Bank of N.Y. Does a Quick Change: Converts Data for Acquired Barclays Units in 2 Days

By Iida, Jeanne | American Banker, December 24, 1992 | Go to article overview

Bank of N.Y. Does a Quick Change: Converts Data for Acquired Barclays Units in 2 Days


Iida, Jeanne, American Banker


Converts Data for Acquired Barclays Units in 2 Days

Fighting bad weather, Bank of New York Co. successfully completed the conversion of all the branches it acquired from Barclays Bank PLC to its own computer systems last week.

The conversion took place during a storm that battered the New York metropolitan area on the weekend after the merger became official.

The storm's extensive flooding caused many banks to reduce or move operations, but the Bank of New York conversion was completed in a little over 48 hours.

The acquisition of the 62 Barclays branches, effective Dec. 11, brought Bank of New York's total to 291. Bank officials said they expected more than $38 million of annual savings.

Some Staff Cuts Made

Bank of New York made job offers to about 800 Barclays employees and ended up keeping about 720. Neither Barclays nor Bank of New York would disclose how many people had been employed in the branches before the merger.

Bank of New York converted 250,000 accounts for 132,000 Barclays customers. On Monday, Dec. 14, all the Barclays branches opened as Bank of New York offices.

Bank of New York officials said their experience in quickly merging the Irving Trust Co. and Bank of New York systems enabled them to convert the Barclays operation in two days.

Some Trucks Stranded

The advantage to fast conversion, said Richard D. Field, senior executive vice president, branch banking: "We immediately made available all products to our customers, without forcing them to wait a single business day. And we could immediately maximize the cost efficiencies from eliminating one technology infrastructure. …

The rest of this article is only available to active members of Questia

Already a member? Log in now.

Notes for this article

Add a new note
If you are trying to select text to create highlights or citations, remember that you must now click or tap on the first word, and then click or tap on the last word.
One moment ...
Default project is now your active project.
Project items
Notes
Cite this article

Cited article

Style
Citations are available only to our active members.
Buy instant access to cite pages or passages in MLA 8, MLA 7, APA and Chicago citation styles.

(Einhorn, 1992, p. 25)

(Einhorn 25)

(Einhorn 25)

1. Lois J. Einhorn, Abraham Lincoln, the Orator: Penetrating the Lincoln Legend (Westport, CT: Greenwood Press, 1992), 25, http://www.questia.com/read/27419298.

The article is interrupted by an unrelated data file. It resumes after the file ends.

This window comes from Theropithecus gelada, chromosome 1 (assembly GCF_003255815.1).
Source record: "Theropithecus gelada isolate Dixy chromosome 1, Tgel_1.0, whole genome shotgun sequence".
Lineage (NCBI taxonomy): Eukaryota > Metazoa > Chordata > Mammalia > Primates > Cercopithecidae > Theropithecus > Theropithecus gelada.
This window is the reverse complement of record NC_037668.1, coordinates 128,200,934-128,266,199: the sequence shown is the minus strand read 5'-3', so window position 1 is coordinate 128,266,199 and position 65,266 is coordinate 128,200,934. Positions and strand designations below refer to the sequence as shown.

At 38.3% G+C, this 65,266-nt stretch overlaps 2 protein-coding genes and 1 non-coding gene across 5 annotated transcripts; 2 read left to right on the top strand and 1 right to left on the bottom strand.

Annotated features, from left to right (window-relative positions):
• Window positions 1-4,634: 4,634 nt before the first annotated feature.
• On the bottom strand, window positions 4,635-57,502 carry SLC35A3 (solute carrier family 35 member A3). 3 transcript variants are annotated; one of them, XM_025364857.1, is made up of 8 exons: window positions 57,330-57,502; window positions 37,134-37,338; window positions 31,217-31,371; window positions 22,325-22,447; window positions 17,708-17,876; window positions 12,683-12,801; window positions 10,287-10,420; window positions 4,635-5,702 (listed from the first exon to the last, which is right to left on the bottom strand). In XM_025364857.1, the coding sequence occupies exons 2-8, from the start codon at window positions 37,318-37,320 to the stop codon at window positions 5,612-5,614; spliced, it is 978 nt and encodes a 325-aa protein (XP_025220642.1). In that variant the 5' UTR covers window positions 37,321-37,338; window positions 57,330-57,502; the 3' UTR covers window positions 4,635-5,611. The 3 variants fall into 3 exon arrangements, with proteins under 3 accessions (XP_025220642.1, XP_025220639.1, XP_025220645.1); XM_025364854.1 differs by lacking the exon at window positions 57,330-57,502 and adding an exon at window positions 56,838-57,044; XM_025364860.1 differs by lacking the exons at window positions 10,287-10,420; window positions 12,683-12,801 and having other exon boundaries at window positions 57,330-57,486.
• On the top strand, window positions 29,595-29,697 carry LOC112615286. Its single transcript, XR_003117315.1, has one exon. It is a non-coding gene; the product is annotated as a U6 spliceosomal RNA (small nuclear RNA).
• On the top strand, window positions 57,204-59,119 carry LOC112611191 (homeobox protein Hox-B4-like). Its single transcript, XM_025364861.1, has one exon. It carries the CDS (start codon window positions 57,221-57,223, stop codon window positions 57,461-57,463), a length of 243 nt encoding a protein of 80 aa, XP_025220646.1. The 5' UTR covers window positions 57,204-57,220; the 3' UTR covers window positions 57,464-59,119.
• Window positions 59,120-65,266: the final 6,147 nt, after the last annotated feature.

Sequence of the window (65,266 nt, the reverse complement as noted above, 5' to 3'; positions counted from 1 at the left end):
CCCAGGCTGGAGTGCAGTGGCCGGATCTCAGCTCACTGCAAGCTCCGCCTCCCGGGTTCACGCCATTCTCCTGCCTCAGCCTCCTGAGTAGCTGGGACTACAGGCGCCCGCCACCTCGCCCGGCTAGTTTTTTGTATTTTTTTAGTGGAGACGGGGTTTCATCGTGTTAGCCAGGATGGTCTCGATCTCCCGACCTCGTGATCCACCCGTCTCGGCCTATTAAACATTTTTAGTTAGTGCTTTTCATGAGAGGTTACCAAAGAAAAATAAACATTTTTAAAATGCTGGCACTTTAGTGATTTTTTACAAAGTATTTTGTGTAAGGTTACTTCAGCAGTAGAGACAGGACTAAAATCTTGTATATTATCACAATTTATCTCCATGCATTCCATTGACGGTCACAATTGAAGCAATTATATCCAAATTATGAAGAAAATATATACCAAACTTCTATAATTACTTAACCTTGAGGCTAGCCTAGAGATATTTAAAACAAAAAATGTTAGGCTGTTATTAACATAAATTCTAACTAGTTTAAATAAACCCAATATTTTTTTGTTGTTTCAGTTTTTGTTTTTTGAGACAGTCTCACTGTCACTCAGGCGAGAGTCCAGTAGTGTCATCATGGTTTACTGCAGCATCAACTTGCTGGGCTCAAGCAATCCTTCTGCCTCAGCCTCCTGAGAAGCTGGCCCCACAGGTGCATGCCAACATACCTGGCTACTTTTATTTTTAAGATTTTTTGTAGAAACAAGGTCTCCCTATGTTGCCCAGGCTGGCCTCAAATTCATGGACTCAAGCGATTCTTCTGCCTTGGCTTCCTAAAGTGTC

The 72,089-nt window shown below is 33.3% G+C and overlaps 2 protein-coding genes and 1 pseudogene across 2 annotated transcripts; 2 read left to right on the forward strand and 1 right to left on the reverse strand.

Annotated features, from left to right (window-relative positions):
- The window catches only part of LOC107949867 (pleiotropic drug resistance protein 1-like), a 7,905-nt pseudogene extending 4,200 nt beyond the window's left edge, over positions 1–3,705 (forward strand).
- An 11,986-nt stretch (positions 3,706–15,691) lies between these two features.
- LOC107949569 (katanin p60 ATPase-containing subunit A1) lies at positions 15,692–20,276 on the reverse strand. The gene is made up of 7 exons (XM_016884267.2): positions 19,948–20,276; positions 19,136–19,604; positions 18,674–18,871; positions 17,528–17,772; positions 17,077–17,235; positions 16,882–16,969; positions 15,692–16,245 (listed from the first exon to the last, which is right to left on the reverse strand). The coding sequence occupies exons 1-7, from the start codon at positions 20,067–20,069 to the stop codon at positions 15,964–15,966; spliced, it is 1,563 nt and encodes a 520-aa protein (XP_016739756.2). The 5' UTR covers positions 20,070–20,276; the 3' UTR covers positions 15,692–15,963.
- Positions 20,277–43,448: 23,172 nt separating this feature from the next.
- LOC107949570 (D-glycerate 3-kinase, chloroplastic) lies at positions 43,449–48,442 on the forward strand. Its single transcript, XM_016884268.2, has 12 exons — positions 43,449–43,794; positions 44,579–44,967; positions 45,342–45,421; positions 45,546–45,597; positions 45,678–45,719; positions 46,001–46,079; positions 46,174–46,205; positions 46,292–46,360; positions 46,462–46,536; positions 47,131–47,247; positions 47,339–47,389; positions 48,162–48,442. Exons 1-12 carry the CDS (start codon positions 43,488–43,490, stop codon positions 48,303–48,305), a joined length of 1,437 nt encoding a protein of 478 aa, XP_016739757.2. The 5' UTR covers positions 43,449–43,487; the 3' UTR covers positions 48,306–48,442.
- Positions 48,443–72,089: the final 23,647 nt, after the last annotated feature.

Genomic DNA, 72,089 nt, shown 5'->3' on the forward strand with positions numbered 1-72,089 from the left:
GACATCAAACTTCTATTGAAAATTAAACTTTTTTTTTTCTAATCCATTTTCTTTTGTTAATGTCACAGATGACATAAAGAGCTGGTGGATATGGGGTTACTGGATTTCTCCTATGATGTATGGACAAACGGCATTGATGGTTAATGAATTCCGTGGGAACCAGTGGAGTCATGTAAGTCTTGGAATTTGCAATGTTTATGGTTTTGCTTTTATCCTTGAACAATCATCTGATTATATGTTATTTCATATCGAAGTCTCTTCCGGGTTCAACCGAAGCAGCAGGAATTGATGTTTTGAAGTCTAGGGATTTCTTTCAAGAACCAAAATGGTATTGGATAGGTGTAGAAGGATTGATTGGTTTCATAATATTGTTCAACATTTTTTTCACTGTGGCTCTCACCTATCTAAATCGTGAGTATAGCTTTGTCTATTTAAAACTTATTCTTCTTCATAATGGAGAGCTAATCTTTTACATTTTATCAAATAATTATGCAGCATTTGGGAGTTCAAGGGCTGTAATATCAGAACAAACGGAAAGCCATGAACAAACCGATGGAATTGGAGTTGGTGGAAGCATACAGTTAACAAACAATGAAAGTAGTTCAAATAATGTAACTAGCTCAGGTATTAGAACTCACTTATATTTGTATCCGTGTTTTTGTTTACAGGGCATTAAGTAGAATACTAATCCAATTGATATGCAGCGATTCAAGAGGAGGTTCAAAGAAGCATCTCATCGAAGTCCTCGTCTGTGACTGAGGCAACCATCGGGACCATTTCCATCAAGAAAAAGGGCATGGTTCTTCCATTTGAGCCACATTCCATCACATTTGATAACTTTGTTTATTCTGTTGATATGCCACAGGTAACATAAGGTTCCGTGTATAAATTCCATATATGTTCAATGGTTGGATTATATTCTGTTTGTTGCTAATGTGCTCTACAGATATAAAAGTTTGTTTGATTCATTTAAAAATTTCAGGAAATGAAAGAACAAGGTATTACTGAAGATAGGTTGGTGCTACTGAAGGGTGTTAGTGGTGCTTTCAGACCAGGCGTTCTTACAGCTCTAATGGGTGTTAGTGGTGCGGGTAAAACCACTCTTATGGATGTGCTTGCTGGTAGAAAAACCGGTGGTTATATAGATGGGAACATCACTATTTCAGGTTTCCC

Note: primary sources have slightly different requirements for citation. Please see these guidelines for more information.

Cited article

Bank of N.Y. Does a Quick Change: Converts Data for Acquired Barclays Units in 2 Days
Settings

Settings

Typeface
Text size Smaller Larger Reset View mode
Search within

Search within this article

Look up

Look up a word

  • Dictionary
  • Thesaurus
Please submit a word or phrase above.
Print this page

Print this page

Why can't I print more than one page at a time?

Help
Full screen
Items saved from this article
  • Highlights & Notes
  • Citations
Some of your highlights are legacy items.

Highlights saved before July 30, 2012 will not be displayed on their respective source pages.

You can easily re-create the highlights by opening the book page or article, selecting the text, and clicking “Highlight.”

matching results for page

    Questia reader help

    How to highlight and cite specific passages

    1. Click or tap the first word you want to select.
    2. Click or tap the last word you want to select, and you’ll see everything in between get selected.
    3. You’ll then get a menu of options like creating a highlight or a citation from that passage of text.

    OK, got it!

    Cited passage

    Style
    Citations are available only to our active members.
    Buy instant access to cite pages or passages in MLA 8, MLA 7, APA and Chicago citation styles.

    "Portraying himself as an honest, ordinary person helped Lincoln identify with his audiences." (Einhorn, 1992, p. 25).

    "Portraying himself as an honest, ordinary person helped Lincoln identify with his audiences." (Einhorn 25)

    "Portraying himself as an honest, ordinary person helped Lincoln identify with his audiences." (Einhorn 25)

    "Portraying himself as an honest, ordinary person helped Lincoln identify with his audiences."1

    1. Lois J. Einhorn, Abraham Lincoln, the Orator: Penetrating the Lincoln Legend (Westport, CT: Greenwood Press, 1992), 25, http://www.questia.com/read/27419298.

    Cited passage

    Thanks for trying Questia!

    Please continue trying out our research tools, but please note, full functionality is available only to our active members.

    Your work will be lost once you leave this Web page.

    Buy instant access to save your work.

    Already a member? Log in now.

    Search by... Author
    Show... All Results Primary Sources Peer-reviewed

    Oops!

    An unknown error has occurred. Please click the button below to reload the page. If the problem persists, please try again in a little while.